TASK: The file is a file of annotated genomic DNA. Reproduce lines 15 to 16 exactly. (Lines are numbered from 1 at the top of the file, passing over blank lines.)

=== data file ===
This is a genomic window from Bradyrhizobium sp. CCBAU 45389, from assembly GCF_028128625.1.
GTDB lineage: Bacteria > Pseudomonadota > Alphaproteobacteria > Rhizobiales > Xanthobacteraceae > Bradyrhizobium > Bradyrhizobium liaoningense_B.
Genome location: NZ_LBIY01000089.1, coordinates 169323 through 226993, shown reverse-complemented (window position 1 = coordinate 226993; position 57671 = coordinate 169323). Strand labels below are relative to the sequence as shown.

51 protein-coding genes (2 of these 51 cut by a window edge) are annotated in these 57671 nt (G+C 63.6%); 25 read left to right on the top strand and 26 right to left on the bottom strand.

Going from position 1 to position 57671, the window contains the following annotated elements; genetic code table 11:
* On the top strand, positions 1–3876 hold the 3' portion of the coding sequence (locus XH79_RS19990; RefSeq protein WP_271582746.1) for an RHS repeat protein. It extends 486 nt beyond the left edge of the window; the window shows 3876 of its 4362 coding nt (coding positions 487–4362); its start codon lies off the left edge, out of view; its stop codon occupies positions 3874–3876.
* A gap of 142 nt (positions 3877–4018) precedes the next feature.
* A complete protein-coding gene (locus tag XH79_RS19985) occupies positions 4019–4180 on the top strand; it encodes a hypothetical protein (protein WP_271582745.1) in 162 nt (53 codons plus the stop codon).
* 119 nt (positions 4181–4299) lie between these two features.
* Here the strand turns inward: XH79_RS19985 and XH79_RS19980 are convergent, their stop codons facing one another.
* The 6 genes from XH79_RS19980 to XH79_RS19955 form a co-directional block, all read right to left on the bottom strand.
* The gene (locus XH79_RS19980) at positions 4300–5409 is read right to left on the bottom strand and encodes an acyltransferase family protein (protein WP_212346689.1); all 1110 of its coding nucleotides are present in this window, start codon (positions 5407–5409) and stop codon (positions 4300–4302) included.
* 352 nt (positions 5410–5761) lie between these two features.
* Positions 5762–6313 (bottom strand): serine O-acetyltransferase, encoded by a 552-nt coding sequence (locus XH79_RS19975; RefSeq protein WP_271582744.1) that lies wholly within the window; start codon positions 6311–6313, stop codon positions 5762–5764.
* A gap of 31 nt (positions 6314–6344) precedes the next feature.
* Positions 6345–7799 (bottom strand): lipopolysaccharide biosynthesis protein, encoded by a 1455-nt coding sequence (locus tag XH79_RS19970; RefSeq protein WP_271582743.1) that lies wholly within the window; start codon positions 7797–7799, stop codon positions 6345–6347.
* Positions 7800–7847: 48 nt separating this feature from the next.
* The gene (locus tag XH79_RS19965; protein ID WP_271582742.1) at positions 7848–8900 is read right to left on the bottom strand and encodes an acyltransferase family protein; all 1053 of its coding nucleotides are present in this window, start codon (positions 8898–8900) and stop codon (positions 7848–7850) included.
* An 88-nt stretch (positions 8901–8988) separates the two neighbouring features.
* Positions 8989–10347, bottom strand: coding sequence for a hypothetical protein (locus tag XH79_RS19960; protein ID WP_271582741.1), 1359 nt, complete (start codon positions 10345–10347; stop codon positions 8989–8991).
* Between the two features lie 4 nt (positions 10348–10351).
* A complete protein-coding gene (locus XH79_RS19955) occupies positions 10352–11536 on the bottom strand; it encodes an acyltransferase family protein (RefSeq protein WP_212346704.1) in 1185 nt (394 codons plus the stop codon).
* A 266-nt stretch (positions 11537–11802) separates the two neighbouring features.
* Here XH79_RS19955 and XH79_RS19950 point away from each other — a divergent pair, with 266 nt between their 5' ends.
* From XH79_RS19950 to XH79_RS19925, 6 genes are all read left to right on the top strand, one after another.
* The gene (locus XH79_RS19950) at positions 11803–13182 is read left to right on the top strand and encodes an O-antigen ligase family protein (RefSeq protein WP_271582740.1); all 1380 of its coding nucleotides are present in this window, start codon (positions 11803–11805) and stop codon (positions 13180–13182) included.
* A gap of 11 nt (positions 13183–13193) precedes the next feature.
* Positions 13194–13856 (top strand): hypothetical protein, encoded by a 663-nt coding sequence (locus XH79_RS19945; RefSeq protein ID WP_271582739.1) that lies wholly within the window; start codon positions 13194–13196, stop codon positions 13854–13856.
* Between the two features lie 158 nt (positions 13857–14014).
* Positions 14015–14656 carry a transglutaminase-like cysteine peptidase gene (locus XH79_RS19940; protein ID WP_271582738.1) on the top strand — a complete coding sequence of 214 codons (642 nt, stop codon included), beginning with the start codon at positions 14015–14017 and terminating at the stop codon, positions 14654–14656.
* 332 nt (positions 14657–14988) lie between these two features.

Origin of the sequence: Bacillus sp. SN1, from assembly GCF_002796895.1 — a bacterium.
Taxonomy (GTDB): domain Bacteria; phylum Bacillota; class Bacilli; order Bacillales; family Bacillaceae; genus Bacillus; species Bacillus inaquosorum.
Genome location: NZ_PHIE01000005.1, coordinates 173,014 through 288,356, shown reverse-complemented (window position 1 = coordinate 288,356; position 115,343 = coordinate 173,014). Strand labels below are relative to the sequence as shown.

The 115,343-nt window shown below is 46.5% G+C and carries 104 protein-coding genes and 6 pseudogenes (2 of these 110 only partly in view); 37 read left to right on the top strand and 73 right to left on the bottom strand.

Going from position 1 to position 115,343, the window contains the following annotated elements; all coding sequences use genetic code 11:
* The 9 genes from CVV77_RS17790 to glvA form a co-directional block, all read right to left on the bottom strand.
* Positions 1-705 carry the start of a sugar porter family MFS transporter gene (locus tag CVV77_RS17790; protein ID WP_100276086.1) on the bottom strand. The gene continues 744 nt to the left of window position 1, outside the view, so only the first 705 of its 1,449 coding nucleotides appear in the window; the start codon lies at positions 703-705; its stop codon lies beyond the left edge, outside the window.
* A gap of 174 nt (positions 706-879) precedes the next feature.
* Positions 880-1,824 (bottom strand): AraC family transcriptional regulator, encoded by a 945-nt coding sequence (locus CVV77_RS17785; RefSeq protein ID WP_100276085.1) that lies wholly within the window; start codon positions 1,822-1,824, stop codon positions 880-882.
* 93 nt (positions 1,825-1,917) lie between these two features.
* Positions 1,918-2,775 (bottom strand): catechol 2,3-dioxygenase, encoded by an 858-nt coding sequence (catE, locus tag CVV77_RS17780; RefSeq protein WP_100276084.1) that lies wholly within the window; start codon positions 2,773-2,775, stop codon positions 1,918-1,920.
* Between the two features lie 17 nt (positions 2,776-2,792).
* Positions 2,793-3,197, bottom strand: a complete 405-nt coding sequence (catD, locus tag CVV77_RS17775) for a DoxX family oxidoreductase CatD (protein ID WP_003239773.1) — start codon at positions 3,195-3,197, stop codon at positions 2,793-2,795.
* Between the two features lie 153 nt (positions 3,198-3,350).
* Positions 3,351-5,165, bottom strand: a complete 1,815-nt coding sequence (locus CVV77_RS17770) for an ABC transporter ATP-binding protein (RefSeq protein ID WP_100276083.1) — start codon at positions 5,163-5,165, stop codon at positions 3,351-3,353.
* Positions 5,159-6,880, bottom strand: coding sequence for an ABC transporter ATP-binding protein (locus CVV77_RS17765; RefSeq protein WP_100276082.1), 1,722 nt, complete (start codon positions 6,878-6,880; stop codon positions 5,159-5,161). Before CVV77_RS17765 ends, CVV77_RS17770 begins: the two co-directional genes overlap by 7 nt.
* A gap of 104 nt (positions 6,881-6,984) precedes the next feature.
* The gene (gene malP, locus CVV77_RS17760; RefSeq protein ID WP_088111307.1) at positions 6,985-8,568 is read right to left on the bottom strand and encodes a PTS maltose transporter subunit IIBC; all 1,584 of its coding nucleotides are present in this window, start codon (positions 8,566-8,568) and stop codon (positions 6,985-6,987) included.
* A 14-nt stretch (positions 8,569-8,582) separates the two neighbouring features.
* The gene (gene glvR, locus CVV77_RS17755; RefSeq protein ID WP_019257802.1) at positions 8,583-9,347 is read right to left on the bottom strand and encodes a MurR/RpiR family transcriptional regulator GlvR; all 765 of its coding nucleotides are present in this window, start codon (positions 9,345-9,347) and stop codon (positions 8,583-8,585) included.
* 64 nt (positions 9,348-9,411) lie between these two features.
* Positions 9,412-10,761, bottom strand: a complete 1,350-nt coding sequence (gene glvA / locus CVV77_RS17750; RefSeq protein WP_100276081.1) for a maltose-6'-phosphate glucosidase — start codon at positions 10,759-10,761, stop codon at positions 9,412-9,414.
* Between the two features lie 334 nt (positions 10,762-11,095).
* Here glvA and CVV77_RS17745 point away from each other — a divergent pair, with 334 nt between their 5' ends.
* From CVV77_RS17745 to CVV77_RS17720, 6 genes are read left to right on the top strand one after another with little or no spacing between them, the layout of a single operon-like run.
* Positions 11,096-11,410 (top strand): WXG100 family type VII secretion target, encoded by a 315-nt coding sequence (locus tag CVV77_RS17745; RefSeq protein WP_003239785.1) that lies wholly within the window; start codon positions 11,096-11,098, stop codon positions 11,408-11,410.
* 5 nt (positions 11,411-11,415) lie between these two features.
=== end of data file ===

* A gap of 31 nt (positions 6314–6344) precedes the next feature.
* Positions 6345–7799 (bottom strand): lipopolysaccharide biosynthesis protein, encoded by a 1455-nt coding sequence (locus tag XH79_RS19970; RefSeq protein WP_271582743.1) that lies wholly within the window; start codon positions 7797–7799, stop codon positions 6345–6347.